Advances in Management and Applied Economics

Market Concentration in the Grocery Retail Industry: Application of the Basic Prisoners’ Dilemma Model

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  • Abstract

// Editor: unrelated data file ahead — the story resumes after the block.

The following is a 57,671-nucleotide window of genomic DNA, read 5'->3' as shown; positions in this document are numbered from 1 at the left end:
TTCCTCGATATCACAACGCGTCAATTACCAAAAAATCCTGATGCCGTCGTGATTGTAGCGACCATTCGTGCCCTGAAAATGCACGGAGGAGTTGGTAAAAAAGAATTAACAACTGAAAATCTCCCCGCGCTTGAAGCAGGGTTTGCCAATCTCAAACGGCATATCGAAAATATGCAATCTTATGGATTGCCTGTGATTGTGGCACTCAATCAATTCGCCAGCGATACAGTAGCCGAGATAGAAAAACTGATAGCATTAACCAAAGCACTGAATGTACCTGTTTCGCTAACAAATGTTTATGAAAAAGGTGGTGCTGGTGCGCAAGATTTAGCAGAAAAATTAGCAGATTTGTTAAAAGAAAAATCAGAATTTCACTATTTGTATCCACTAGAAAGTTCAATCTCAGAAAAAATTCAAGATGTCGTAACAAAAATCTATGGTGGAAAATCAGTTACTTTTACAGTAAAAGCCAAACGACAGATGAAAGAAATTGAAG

We assess spatial concentration ratios in the grocery retail industry across four regions of the country to determine whether there is evidence of covert collusion among the retail chains that can explain why we do not see more price competition among them. We apply a basic theory of the prisoners’ dilemma game model, together with an empirical analysis that utilizes the price-concentration model (PCM) to test both the direction and size of the effect of concentration on prices, whilst controlling for other factors that affect the retail prices of the grocery retail firms. The work explores whether higher concentration does enable collusive behavior that leads to higher set prices of grocery products within and across given spatial locations, by estimating a PCM which allows us to verify the extent to which the grocery retail chains can manipulate and set prices uniformly among themselves in a quasi-collusive behavior.While the theory suggests that the degree of competition as opposed to cooperative collusive outcomes in the industry depends on the accuracy of rival conjectures about each other's moves, the empirical evidence indicates that the pricing patterns observed between the companies may be largely due to covert tacit collusion among these retail firms.